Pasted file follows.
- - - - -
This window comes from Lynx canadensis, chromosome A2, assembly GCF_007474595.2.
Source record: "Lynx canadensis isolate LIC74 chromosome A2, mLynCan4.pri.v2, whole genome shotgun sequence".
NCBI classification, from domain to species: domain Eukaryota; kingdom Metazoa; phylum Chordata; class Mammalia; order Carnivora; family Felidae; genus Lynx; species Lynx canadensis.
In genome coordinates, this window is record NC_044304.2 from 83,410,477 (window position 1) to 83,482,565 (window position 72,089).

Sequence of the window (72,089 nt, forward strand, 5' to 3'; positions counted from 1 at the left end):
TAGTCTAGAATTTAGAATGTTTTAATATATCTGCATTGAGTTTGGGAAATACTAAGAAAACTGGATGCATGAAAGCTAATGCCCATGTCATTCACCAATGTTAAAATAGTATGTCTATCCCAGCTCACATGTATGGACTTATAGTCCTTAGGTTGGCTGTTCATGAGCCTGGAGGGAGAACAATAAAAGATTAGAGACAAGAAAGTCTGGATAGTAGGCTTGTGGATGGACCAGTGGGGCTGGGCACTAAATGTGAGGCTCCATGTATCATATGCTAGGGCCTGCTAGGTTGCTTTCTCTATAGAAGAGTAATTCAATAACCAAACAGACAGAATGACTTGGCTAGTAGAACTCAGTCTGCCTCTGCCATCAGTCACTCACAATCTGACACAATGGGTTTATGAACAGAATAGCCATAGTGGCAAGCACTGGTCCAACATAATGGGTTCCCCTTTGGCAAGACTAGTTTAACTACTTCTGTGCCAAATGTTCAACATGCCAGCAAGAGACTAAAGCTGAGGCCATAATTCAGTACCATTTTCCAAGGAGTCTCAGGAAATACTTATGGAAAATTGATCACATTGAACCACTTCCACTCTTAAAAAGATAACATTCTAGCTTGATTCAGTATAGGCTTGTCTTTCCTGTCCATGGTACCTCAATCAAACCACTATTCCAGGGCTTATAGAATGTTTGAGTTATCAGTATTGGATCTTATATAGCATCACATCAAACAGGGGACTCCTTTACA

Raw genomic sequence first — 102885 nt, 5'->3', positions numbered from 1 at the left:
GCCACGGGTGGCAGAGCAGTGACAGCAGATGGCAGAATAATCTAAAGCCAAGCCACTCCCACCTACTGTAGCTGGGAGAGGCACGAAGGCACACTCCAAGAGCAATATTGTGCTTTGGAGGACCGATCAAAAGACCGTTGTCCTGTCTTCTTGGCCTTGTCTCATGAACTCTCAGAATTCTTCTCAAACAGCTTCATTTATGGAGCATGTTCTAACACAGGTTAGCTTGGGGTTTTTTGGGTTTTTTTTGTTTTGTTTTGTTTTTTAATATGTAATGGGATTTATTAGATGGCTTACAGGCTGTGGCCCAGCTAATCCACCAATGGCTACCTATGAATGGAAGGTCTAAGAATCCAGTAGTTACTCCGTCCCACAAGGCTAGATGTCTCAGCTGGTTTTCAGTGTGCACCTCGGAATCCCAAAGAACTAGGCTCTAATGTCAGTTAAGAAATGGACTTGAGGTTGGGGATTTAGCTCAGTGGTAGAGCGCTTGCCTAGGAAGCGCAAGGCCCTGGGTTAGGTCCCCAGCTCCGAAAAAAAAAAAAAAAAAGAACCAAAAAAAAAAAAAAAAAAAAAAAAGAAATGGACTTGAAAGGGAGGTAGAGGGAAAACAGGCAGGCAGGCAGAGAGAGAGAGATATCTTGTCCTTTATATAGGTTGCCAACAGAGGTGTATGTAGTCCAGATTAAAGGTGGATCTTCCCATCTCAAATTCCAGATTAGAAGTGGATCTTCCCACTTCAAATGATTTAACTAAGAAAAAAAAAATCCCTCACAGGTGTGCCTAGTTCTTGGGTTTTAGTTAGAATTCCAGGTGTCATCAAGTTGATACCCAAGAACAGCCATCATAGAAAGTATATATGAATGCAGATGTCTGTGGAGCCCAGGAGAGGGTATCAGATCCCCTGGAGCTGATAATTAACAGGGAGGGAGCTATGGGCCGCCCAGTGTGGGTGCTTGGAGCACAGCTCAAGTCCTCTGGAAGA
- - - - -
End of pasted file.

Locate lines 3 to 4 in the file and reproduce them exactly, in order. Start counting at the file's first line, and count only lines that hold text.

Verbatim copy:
NCBI classification, from domain to species: domain Eukaryota; kingdom Metazoa; phylum Chordata; class Mammalia; order Carnivora; family Felidae; genus Lynx; species Lynx canadensis.
In genome coordinates, this window is record NC_044304.2 from 83,410,477 (window position 1) to 83,482,565 (window position 72,089).